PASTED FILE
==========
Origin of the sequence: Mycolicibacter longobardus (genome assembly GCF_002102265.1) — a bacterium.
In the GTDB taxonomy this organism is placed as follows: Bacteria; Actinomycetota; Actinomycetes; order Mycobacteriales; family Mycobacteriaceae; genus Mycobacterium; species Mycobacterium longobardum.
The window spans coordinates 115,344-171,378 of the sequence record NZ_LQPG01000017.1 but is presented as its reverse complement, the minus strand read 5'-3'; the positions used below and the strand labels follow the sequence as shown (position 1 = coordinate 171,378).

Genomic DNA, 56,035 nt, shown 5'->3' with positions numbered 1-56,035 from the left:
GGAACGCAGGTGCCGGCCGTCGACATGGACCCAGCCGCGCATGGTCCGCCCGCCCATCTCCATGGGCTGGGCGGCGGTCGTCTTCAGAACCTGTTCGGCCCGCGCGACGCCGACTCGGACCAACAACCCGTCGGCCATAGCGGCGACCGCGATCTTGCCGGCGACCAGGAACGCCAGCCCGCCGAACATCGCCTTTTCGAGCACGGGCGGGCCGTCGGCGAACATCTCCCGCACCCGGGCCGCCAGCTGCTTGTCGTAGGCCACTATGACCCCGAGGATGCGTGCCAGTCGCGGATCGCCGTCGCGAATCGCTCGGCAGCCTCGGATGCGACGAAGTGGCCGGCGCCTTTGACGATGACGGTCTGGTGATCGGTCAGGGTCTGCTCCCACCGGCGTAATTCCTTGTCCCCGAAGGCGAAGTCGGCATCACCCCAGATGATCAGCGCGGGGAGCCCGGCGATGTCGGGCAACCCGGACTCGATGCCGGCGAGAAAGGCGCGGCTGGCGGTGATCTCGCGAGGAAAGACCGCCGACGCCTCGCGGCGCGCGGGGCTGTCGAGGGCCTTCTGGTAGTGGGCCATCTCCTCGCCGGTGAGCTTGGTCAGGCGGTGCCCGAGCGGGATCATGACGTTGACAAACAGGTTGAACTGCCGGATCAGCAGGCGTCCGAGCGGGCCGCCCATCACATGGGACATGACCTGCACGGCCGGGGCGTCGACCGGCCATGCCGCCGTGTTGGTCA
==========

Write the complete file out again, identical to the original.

Origin of the sequence: Mycolicibacter longobardus (genome assembly GCF_002102265.1) — a bacterium.
In the GTDB taxonomy this organism is placed as follows: Bacteria; Actinomycetota; Actinomycetes; order Mycobacteriales; family Mycobacteriaceae; genus Mycobacterium; species Mycobacterium longobardum.
The window spans coordinates 115,344-171,378 of the sequence record NZ_LQPG01000017.1 but is presented as its reverse complement, the minus strand read 5'-3'; the positions used below and the strand labels follow the sequence as shown (position 1 = coordinate 171,378).

Genomic DNA, 56,035 nt, shown 5'->3' with positions numbered 1-56,035 from the left:
GGAACGCAGGTGCCGGCCGTCGACATGGACCCAGCCGCGCATGGTCCGCCCGCCCATCTCCATGGGCTGGGCGGCGGTCGTCTTCAGAACCTGTTCGGCCCGCGCGACGCCGACTCGGACCAACAACCCGTCGGCCATAGCGGCGACCGCGATCTTGCCGGCGACCAGGAACGCCAGCCCGCCGAACATCGCCTTTTCGAGCACGGGCGGGCCGTCGGCGAACATCTCCCGCACCCGGGCCGCCAGCTGCTTGTCGTAGGCCACTATGACCCCGAGGATGCGTGCCAGTCGCGGATCGCCGTCGCGAATCGCTCGGCAGCCTCGGATGCGACGAAGTGGCCGGCGCCTTTGACGATGACGGTCTGGTGATCGGTCAGGGTCTGCTCCCACCGGCGTAATTCCTTGTCCCCGAAGGCGAAGTCGGCATCACCCCAGATGATCAGCGCGGGGAGCCCGGCGATGTCGGGCAACCCGGACTCGATGCCGGCGAGAAAGGCGCGGCTGGCGGTGATCTCGCGAGGAAAGACCGCCGACGCCTCGCGGCGCGCGGGGCTGTCGAGGGCCTTCTGGTAGTGGGCCATCTCCTCGCCGGTGAGCTTGGTCAGGCGGTGCCCGAGCGGGATCATGACGTTGACAAACAGGTTGAACTGCCGGATCAGCAGGCGTCCGAGCGGGCCGCCCATCACATGGGACATGACCTGCACGGCCGGGGCGTCGACCGGCCATGCCGCCGTGTTGGTCA